“A lot of people see climbing as an individual sport, and yes it is you against the rest of the field, but bouldering is a social sport,” she says, as recreational climbers of all abilities go about their passion, oblivious to the gathered media who have descended on their space for the first time.

“You’re on the mat with all different abilities and there’s this really great connection in the sport between people.”

The Climbing Works was opened by three bouldering enthusiasts 13 years ago and has expanded from one factory unit on Centenary Works just south of the city centre to a second facility catering for children.

Just this weekend, dozens of spectators packed into the main venue to watch the British University and Colleges Championship unfold and every March the Climbing Works hosts an annual international event.

“It’s great for us to see how well Shauna’s done and how her career has unfolded,” says Sam Whittaker, one-third of the group of entrepreneurs who made Sheffield one of the first cities to have a bouldering-only wall more than a decade ago.

“Shauna’s participation in the Olympics will open up the sport to a lot more people, people who might have just thought of climbing as getting up a mountain or snowy peaks in the Himalayas.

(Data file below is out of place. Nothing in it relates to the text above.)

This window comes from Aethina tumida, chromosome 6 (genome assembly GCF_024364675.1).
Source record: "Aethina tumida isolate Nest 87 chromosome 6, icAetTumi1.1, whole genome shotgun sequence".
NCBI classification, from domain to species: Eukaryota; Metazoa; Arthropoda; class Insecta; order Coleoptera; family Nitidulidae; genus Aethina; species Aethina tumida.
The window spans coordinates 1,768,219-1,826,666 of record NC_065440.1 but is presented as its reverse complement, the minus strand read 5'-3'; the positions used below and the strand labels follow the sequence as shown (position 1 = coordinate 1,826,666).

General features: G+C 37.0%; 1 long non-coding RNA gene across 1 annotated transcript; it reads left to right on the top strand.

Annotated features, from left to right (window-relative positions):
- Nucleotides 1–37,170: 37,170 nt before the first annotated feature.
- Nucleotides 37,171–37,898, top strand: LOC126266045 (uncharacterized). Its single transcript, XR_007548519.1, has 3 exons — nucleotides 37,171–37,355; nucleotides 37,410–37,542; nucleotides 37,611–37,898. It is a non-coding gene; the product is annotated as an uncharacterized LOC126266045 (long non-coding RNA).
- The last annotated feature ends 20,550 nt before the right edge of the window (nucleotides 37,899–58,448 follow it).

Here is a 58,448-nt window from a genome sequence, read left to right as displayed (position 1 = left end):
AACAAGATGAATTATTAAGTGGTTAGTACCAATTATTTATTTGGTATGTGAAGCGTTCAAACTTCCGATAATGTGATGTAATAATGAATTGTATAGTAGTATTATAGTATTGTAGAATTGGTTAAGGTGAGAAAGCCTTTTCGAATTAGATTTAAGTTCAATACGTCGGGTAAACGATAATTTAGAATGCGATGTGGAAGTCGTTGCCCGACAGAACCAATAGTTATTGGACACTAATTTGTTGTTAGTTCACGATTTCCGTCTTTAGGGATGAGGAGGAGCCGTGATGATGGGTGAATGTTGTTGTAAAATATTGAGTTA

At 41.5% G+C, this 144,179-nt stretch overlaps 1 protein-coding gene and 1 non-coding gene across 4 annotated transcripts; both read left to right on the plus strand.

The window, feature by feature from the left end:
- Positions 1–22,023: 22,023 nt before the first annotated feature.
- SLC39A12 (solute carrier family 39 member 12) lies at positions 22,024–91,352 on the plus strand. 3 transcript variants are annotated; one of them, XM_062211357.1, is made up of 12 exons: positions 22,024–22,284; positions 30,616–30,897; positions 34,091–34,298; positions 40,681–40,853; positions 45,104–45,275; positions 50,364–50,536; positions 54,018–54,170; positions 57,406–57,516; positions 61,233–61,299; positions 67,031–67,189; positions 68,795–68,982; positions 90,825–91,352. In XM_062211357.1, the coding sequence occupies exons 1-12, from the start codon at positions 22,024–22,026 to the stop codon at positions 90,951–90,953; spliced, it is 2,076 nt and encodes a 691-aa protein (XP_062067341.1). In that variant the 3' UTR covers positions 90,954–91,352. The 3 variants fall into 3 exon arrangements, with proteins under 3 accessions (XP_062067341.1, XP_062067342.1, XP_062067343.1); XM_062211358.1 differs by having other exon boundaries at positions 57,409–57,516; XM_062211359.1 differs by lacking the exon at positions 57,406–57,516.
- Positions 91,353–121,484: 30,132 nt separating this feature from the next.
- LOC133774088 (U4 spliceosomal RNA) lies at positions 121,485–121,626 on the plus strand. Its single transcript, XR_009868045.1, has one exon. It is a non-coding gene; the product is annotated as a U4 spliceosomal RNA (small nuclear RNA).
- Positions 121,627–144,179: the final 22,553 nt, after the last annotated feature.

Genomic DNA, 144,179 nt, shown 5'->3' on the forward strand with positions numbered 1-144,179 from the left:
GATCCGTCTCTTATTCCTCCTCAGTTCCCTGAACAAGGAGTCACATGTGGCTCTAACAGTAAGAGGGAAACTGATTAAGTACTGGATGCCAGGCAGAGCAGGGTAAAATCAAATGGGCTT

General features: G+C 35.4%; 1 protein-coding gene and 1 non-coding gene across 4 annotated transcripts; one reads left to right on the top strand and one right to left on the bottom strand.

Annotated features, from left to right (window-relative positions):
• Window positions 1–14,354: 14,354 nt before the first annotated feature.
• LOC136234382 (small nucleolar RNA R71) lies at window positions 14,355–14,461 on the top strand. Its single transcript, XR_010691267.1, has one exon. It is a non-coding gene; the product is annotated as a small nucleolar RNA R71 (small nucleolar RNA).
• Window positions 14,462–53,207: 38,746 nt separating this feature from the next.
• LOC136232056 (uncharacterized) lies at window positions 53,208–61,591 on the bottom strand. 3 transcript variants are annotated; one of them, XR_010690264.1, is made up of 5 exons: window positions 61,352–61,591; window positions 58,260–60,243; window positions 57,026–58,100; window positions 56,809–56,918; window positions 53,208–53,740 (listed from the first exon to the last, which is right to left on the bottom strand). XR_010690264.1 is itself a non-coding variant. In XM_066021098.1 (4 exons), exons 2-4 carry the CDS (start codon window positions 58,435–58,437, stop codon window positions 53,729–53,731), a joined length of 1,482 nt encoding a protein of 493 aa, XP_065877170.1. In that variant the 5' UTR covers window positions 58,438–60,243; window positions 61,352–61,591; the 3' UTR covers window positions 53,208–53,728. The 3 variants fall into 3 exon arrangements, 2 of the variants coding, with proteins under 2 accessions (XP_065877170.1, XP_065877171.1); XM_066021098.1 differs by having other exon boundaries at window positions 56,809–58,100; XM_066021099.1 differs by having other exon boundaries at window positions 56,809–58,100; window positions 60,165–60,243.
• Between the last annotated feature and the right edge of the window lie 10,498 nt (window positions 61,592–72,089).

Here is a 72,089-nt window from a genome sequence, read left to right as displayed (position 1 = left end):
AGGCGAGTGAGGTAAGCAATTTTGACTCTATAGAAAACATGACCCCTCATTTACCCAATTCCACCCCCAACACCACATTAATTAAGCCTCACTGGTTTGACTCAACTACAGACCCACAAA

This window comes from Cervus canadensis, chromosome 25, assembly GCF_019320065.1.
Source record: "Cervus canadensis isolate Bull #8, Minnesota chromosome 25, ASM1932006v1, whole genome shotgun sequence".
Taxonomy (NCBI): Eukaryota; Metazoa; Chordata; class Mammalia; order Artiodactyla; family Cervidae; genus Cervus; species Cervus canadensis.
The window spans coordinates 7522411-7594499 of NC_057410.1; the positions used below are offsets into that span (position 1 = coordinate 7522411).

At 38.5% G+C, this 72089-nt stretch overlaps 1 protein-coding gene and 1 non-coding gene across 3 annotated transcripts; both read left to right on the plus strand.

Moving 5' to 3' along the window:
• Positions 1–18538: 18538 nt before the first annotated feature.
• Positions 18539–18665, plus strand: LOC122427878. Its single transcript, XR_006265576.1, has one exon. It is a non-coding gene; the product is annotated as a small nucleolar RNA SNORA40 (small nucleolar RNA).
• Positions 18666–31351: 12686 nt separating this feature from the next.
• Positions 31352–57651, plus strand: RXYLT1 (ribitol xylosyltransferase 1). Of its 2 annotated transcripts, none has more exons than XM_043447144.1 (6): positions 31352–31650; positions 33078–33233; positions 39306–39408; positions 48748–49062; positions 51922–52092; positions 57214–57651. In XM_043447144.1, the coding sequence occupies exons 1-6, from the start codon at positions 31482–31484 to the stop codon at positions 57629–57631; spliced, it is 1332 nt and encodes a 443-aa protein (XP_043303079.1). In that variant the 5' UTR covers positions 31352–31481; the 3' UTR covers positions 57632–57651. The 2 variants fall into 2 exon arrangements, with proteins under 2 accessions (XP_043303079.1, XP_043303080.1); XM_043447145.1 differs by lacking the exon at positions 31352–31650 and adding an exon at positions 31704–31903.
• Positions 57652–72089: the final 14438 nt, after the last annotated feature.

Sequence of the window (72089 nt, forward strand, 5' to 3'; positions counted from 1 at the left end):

“Climbing for us here is a lot more social, it’s more athletic, it’s more problem-solving. It’s a really fun lifestyle, not just a hobby, it can capture you and keep you in it for a lifetime.

“We see all generations climbing together.”

The general consensus is that sport climbing at the Olympics will be a huge success for spectators, whether cheering on from the stands or sat at home watching it on the television.

“It’s so different to a lot of other sports that I think it could really engage the general public,” says Whittaker.

“The sheer agility and movements, hanging on to the wall, will blow people away.

“The athletes have got great personalities and that will come out on film.”

None more so than Coxsey, who appreciates her status as an Olympian now comes with a duty to promote her sport as well as try to be the very best at it.

“I think it’s going to be incredible. When you’re at a climbing event, the buzz you get from the crowd is mental,” she beams. “As a spectator, it’s going to be insane to watch. It’s very relatable; as kids we all climbed up trees to see how high we could get. This opportunity the sport has will, hopefully, showcase the best of climbing to everyone.”

With Coxsey at the very heart of it, no doubt hanging upside down off a wall, but having the time of her life.